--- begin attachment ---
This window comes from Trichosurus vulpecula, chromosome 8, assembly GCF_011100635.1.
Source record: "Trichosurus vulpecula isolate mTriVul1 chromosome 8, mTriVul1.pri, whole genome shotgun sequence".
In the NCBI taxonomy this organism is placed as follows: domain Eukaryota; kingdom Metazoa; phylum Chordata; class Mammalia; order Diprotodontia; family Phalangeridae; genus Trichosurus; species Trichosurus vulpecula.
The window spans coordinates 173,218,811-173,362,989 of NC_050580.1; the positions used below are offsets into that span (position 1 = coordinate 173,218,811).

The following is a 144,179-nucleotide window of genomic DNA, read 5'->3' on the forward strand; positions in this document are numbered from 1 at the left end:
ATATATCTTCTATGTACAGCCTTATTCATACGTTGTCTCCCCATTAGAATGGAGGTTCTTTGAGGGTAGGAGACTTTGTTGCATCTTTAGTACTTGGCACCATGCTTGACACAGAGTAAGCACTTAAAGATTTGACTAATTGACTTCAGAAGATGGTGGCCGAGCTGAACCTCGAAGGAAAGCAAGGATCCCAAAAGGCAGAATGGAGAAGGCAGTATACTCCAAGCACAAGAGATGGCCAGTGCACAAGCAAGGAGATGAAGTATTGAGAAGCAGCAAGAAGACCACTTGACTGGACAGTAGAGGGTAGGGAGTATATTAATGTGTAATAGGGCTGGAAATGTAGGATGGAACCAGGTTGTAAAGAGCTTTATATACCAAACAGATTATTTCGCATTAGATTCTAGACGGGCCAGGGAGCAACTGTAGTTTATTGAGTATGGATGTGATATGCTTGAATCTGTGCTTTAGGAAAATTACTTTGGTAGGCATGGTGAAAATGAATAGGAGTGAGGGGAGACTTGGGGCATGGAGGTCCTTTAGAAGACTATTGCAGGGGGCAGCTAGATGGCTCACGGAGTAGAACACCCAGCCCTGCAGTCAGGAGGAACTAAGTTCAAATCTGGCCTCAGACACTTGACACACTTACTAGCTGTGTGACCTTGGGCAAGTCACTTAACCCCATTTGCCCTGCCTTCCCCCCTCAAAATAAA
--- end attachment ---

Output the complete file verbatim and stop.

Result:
This window comes from Trichosurus vulpecula, chromosome 8, assembly GCF_011100635.1.
Source record: "Trichosurus vulpecula isolate mTriVul1 chromosome 8, mTriVul1.pri, whole genome shotgun sequence".
In the NCBI taxonomy this organism is placed as follows: domain Eukaryota; kingdom Metazoa; phylum Chordata; class Mammalia; order Diprotodontia; family Phalangeridae; genus Trichosurus; species Trichosurus vulpecula.
The window spans coordinates 173,218,811-173,362,989 of NC_050580.1; the positions used below are offsets into that span (position 1 = coordinate 173,218,811).

The following is a 144,179-nucleotide window of genomic DNA, read 5'->3' on the forward strand; positions in this document are numbered from 1 at the left end:
ATATATCTTCTATGTACAGCCTTATTCATACGTTGTCTCCCCATTAGAATGGAGGTTCTTTGAGGGTAGGAGACTTTGTTGCATCTTTAGTACTTGGCACCATGCTTGACACAGAGTAAGCACTTAAAGATTTGACTAATTGACTTCAGAAGATGGTGGCCGAGCTGAACCTCGAAGGAAAGCAAGGATCCCAAAAGGCAGAATGGAGAAGGCAGTATACTCCAAGCACAAGAGATGGCCAGTGCACAAGCAAGGAGATGAAGTATTGAGAAGCAGCAAGAAGACCACTTGACTGGACAGTAGAGGGTAGGGAGTATATTAATGTGTAATAGGGCTGGAAATGTAGGATGGAACCAGGTTGTAAAGAGCTTTATATACCAAACAGATTATTTCGCATTAGATTCTAGACGGGCCAGGGAGCAACTGTAGTTTATTGAGTATGGATGTGATATGCTTGAATCTGTGCTTTAGGAAAATTACTTTGGTAGGCATGGTGAAAATGAATAGGAGTGAGGGGAGACTTGGGGCATGGAGGTCCTTTAGAAGACTATTGCAGGGGGCAGCTAGATGGCTCACGGAGTAGAACACCCAGCCCTGCAGTCAGGAGGAACTAAGTTCAAATCTGGCCTCAGACACTTGACACACTTACTAGCTGTGTGACCTTGGGCAAGTCACTTAACCCCATTTGCCCTGCCTTCCCCCCTCAAAATAAA